When I did this list in 2006 and in 2004, I knew the number one song before I started. This year was more like 2005, where the song revealed itself to me as I was compiling the list. The top ten is filled with songs that I love, and I’ve had a chance to live with all of them. In the end, one did resonate just a bit more than the rest, the crowning jewel in a year full of gems.
Trisha Yearwood, “Heaven, Heartache and the Power of Love”
Yearwood’s records are so pristine that she always shows grace and restraint. Even on the tracks where her voice soars, she’s still holding back. The lead single from her new set finds her abandoning her usual caution, and she makes the rafters ring. There’s a raw joy to her performance that lifts the spiritual lyric all the way up to God’s ears.
LeAnn Rimes, “Nothin’ Better to Do”
There’s an old adage that goes something like this: if you want to find your true voice as a singer, start writing your own material. Rimes has always been a gifted vocalist, but she’s never had a discernible style to call her own. Until now. Her album Family finds her writing all of her own material, and she finds her musical voice in the process, and it’s a hell of a lot closer to Bobbie Gentry than it is to Patsy Cline. She also wrote herself a better hook than Nashville songwriters have been giving her for the past decade. Listen once, and the song will be stuck in your head.
Vince Gill, “What You Give Away”
Few artists have been more charitable with their time, money and talent than Vince Gill, who will sing with anyone who asks him, and raise funds for any charity that comes calling. With this single, he demonstrates an intuitive understanding that our God-given talents weren’t sent our way to better our own lives, but to better the lives of those around us. When you use your gifts to help others, you show gratitude to Him for giving you the talents in the first place.
Dixie Chicks, “The Long Way Around”
The opening track to Taking the Long Way finds the Dixie Chicks taking stock of where they’ve been, and taking their sweet time to get where they’re going from there. The initial guitar strums recall Fleetwood Mac’s “Go Your Own Way”, but before long, Martie’s fiddle and Emily’s banjo have made their presence known. Like “Not Ready to Make Nice”, there are some references to “the incident”, but they’re in passing, allowing this song to become an anthem for those of us who take our time getting where we’re going, much like “Nice” became one for those who stood their ground and paid a price for it.
Dolly Parton, “Better Get to Livin'”
When Dolly Parton was at the peak of her crossover popularity, longtime fans were lamenting that her songwriting had peaked years earlier when she was grounded in traditional country – “Coat of Many Colors” and “Down from Dover” had somehow become “Two Doors Down” and “Baby I’m Burnin’.” However, since her bluegrass set The Grass is Blue eight years ago, she’s been back in peak form, with the lead single from her upcoming album Backwoods Barbie being the latest evidence for her artistic renaissance. As she delves out her pearls of wisdom for living a better life in her trademark delivery, you can’t help but be reminded that she is an icon in a genre that’s running out of them.
Miranda Lambert, “Gunpowder & Lead”
A bold and fearless strike back against domestic violence, made all the more powerful by its first-person perspective. Lambert’s character has been slapped around and shaken like a rag doll, but the local authorities don’t seem to see the danger in letting her abuser post bail. She knows better, so she’s waiting with shotgun in hand, just in case he comes back to harm her again.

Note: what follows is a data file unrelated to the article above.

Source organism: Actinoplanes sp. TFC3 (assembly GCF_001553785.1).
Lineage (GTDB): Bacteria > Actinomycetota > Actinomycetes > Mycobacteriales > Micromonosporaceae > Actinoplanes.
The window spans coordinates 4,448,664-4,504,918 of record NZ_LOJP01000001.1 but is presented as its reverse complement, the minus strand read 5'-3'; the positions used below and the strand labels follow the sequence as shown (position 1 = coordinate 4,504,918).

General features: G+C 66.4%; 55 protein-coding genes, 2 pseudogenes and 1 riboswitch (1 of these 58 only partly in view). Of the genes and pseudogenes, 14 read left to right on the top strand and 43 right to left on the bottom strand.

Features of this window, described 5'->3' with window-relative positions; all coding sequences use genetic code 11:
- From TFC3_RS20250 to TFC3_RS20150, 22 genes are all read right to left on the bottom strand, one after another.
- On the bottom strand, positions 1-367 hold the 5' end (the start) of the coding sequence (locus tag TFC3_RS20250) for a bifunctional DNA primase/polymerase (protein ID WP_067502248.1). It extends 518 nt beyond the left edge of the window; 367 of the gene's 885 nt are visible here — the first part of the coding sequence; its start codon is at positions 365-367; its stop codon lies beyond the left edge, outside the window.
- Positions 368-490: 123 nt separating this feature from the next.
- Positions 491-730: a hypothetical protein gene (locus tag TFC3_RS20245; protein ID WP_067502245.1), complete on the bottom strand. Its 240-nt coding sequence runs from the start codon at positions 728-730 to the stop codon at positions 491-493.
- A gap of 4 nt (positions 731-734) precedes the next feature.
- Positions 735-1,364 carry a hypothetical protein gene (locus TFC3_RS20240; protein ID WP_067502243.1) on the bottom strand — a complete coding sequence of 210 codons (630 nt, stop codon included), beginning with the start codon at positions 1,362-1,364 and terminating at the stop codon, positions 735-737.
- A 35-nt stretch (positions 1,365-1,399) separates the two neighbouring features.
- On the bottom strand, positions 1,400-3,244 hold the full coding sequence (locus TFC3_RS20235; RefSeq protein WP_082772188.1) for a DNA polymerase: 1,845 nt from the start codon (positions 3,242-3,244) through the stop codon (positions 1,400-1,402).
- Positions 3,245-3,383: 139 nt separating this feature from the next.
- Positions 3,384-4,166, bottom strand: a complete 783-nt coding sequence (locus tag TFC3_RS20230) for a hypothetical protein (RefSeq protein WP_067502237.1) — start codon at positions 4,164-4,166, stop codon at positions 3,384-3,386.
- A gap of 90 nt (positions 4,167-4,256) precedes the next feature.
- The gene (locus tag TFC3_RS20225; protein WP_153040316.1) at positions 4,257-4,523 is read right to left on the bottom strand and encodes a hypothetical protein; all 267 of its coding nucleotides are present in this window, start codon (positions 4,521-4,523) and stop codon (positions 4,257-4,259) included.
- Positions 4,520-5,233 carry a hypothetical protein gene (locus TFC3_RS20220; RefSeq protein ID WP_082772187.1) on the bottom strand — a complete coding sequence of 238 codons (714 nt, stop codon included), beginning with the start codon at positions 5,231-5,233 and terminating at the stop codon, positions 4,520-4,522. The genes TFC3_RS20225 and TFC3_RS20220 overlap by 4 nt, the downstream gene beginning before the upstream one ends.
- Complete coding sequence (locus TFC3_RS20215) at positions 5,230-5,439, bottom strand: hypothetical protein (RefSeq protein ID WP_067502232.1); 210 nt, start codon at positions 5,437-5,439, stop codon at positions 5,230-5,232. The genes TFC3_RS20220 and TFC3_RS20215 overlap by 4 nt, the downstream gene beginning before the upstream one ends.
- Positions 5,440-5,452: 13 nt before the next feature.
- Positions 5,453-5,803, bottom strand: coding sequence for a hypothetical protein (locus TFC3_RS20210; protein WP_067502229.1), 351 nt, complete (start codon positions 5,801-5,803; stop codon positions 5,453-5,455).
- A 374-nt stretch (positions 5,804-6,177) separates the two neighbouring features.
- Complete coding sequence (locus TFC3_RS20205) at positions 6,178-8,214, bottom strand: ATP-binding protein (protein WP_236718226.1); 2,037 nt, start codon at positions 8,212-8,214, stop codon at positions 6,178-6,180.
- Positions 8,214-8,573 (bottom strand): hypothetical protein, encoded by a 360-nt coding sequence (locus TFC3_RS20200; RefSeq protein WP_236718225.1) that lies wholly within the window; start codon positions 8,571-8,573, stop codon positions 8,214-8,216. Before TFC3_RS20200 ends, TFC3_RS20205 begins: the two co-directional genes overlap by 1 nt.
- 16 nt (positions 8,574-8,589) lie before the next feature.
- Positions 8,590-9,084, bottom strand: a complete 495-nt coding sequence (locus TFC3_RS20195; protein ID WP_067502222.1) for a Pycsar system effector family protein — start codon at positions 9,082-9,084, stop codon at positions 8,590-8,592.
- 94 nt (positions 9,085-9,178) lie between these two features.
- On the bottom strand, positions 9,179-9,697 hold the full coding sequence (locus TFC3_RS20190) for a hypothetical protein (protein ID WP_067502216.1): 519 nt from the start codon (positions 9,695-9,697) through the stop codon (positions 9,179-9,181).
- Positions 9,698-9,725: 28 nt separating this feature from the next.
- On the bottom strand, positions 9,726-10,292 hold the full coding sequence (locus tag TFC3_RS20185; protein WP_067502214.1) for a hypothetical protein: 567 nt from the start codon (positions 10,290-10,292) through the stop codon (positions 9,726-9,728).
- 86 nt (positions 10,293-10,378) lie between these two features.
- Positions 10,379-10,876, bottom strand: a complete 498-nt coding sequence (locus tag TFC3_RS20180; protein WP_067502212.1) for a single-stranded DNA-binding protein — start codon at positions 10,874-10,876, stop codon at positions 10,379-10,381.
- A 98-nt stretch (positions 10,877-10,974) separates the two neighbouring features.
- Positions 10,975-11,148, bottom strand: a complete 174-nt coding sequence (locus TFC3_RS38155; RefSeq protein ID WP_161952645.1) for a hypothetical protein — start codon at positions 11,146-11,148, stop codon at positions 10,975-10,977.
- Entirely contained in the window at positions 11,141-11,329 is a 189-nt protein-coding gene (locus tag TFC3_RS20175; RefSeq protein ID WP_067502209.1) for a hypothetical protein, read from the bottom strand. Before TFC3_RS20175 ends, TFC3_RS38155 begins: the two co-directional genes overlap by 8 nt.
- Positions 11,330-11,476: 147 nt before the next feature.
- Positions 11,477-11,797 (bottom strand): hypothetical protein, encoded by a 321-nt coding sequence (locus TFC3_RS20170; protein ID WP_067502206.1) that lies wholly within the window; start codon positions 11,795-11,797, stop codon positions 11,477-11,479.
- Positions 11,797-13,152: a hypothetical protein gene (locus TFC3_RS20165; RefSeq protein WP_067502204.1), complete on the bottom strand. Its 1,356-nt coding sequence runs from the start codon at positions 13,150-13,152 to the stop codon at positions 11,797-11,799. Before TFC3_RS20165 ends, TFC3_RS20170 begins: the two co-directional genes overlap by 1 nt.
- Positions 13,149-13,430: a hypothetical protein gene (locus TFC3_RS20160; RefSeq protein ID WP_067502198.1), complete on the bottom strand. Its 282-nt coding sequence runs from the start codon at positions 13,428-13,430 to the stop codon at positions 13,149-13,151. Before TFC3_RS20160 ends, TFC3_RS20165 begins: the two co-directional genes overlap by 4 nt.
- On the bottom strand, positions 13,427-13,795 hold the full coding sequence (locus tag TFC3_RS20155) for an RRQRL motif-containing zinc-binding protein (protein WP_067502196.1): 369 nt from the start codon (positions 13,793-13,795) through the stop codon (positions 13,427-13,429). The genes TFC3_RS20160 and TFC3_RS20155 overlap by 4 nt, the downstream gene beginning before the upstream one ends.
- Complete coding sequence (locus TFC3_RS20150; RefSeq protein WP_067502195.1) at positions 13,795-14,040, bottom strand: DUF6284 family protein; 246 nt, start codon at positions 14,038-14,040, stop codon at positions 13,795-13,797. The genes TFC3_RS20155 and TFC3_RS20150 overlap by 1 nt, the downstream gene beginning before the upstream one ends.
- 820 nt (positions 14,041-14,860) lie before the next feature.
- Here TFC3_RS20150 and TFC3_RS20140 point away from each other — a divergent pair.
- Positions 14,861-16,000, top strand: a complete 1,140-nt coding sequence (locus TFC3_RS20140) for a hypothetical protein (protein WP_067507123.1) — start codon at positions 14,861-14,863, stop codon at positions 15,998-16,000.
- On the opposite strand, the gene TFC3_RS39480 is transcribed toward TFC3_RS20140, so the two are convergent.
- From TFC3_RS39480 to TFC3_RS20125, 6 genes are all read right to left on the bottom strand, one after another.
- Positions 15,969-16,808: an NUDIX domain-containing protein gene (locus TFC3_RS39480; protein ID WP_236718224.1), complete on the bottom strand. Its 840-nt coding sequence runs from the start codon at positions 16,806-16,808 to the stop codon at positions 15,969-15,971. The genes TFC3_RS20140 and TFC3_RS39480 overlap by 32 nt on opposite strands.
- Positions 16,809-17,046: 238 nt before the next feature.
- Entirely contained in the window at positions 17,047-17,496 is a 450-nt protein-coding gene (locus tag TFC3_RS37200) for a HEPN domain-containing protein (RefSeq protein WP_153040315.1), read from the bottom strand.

Keith Urban, “I Told You So”
Everything I love about Keith Urban, distilled into one track that I liked at first, but enjoy a little bit more every time I hear it. He’s a good guy from the start, showing understanding toward the woman who left him, but by the end, he breaks his promise not to say “I told you so”, and adds “you should’ve known better than to leave me baby.” There’s a touch of Celtic flavor in the production, but it’s the fierce guitar riff that surfaces at the end of the second chorus that resonates the most. It’s the coolest sound I’ve heard on a country record in recent memory.
A duo that’s known for its glossy pop sheen strips itself down to nothing but a guitar and the goosebump- inducing vocal of Jennifer Nettles. The lyric is startlingly intimate, and the near-naked production meshes perfectly with Nettles’ vulnerable performance. Aside from being the best Sugarland single to date, its massive success should be a lesson to country radio programmers and record label executives. Just send the best damn song on the album out to radio, and give the listeners a chance to react. You might actually start making money again.
Alison Krauss, “Simple Love”
An achingly beautiful tribute to a man who spent his life “always giving, never asking back” and had “all he needed in life” because of it. Krauss pleadingly wishes to have a simple love like that. It could be assumed that she’s hoping for a man to love her in the way this man loved his wife and children, but I read it differently. I think she’s praying for the ability to have this simple love inside of her, to be able to love generously and to be satisfied by it.
Tim McGraw, “If You’re Reading This”
By giving a voice to our fallen soldiers, McGraw delivers an eloquent tribute to the sacrifice that they make for us. The song is timely, as America deals with significant wartime casualties for the first time in decades, but it’s also timeless, a song that will live on long after this conflict has ended, with a powerful and poetic message. It’s the finest moment of McGraw’s distinguished career, and the best four minutes of country music in 2007.